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Oversight Needed to Make Police Accountable
Oversight Needed to Make Police Accountable
Report 228 / Asia

How Indonesian Extremists Regroup

Almost ten years after the 2002 Bali bombing, Indonesian extremists are weak and divided but still finding partners for new operations.

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Executive Summary

Almost ten years after the Bali bombing that brought terrorism in Indonesia to international attention, the country’s violent extremists are weak and divided but still active. In the face of strong police pressure, they are finding ways to regroup on the run, in prison and through internet forums, military training camps and arranged marriages. In many cases, the same individuals keep reappearing, using old networks to build new alliances. The fact that they have been singularly inept in their operations in recent years does not mean that the danger of attacks is over. There are signs that at least some are learning lessons from past failures and becoming more sophisticated in recruitment and fundraising. Better understanding of how extremists regroup could lead to more effective counter-radicalisa­tion programs.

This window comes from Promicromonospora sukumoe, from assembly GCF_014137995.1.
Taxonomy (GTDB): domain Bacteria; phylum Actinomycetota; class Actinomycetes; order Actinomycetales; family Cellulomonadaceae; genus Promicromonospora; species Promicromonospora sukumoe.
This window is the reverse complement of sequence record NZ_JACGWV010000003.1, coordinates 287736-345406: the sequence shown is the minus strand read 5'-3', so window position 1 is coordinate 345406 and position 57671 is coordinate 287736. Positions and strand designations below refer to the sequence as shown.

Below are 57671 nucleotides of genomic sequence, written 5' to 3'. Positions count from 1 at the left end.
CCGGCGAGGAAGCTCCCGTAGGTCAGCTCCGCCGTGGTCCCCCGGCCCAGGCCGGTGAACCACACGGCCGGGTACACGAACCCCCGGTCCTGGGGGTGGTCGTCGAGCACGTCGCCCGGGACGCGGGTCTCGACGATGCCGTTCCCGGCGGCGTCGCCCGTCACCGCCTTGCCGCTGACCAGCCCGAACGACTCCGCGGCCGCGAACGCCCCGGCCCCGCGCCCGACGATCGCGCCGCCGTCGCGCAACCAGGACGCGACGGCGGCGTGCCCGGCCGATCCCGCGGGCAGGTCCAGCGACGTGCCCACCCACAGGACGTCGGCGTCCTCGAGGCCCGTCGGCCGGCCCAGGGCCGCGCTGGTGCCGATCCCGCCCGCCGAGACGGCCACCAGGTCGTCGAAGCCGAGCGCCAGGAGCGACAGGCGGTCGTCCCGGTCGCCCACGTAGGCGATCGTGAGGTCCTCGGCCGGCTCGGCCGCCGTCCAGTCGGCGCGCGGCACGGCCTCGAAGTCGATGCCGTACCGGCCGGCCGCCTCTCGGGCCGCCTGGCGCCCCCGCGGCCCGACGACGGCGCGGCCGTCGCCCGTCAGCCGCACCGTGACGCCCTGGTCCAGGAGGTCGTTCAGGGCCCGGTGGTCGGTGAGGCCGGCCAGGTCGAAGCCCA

The biggest blow to terrorist capacity in recent years was the break-up in early 2010 of a training camp in Aceh, on the northern tip of Sumatra, where an alliance of almost all major jihadi groups in the country had planned to establish a base. Many senior leaders were captured or killed and a wealth of information discovered that led to the arrest, trial and imprisonment of some 200 individuals. Instead of cowing the jihadis into submission, however, police operations inspired a new wave of activity motivated by the desire for revenge, with new partnerships and training centres established and new plans set in motion. Activity has been particularly noticeable in Medan, North Sumatra; Poso, Central Sulawesi; Solo, Central Java; Bima, West Nusa Tenggara; and parts of East Kalimantan. Underground activity has been directly or indirectly assisted by radical preachers whose meetings provide inspiration and meeting grounds for jihadis and sympathisers. Some pro-Sharia (Islamic law) advocacy groups that do not use violence themselves but whose teachings are in line with jihadi views play a similar role.